When using public Wi-Fi hotspots all your data is sent unencrypted to the router which means that anyone in the area can capture your data.
Once you have a VPN configured you need to connect to it. You can do that on the same VPN page in the Settings (or use your providers dedicated app if it has one). What happens now is that your smartphone will make an encrypted connection to the VPN server in whichever country you picked. Now all your Internet traffic (including DNS lookups) will go down this encrypted tunnel before it hits the public Internet. When it exits the tunnel and travels on further it will be baring the IP address of the VPN server and not your IP address. When data comes back it heads first to the server and then the server sends it back to you along that encrypted tunnel.
If you are wondering, yes, the data still needs to go over your Wi-Fi to your router/modem and then to your phone company. But now all that data is encrypted and it isn’t decrypted until it hits the VPN server. This way your local telco can’t see what you are accessing, neither can any government or state institution.
Also if you are using a free, open public Wi-Fi hotspot, when using a VPN all your data (including what is being sent over the Wi-Fi to the coffee shop’s Wi-Fi router) is now encrypted. Anyone with a laptop trying to capture passwords and web site information will only capture encrypted data!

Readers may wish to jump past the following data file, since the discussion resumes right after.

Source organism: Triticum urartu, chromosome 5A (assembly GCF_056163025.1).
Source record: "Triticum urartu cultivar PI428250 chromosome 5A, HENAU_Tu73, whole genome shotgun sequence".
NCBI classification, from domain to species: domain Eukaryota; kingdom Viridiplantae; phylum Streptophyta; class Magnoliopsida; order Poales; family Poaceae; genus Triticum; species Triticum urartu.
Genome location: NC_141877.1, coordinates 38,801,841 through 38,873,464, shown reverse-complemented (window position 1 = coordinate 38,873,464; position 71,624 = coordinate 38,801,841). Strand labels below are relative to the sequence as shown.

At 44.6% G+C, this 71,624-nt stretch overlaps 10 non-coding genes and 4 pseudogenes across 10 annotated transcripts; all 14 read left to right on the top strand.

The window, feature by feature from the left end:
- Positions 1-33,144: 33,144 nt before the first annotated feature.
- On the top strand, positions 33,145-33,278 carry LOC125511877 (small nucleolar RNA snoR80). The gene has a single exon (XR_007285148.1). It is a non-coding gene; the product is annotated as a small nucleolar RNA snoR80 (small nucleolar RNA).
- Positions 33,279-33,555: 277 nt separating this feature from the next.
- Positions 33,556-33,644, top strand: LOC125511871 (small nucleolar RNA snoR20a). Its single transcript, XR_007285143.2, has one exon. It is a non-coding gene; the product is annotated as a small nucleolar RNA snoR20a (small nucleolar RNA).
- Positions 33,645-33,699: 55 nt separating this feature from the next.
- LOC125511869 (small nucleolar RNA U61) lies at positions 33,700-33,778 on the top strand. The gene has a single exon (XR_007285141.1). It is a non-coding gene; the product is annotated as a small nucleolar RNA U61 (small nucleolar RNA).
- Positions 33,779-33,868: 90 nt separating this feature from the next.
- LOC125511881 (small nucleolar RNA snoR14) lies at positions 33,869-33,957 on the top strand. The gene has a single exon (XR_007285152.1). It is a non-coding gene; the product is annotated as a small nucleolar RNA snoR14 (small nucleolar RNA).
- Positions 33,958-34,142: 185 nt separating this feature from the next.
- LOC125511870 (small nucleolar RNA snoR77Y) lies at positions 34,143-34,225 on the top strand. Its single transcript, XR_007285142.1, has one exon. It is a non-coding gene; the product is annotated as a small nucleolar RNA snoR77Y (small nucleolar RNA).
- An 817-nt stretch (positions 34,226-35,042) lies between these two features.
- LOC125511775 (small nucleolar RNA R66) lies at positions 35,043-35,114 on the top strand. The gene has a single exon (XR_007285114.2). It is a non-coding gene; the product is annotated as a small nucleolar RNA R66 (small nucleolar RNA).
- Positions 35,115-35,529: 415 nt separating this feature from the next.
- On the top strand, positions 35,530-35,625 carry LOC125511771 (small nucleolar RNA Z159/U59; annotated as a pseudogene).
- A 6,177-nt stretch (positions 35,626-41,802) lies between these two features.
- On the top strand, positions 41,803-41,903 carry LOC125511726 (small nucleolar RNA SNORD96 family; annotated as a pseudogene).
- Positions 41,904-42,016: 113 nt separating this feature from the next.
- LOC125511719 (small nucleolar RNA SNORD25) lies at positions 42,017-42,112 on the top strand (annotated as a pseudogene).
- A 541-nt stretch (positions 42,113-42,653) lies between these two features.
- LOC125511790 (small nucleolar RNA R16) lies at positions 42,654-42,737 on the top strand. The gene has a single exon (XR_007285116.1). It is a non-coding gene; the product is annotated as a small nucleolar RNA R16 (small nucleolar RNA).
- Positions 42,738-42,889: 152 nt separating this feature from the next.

Any negative aspects?
VPNs are a great solution to the privacy issues I have outlined, however VPNs aren’t a perfect solution, there are a few negative aspects. First of all speed. Since you are intentionally sending your data half-way around the world before it even gets a chance to head off toward the right server then VPN connection speeds will be slower than your normal, non-VPN connection. Also your VPN provider will only have a certain amount of resources. If the VPN server is overloaded, because there are too many clients and not enough servers, then connections speeds will drop. The same is true for server bandwidth.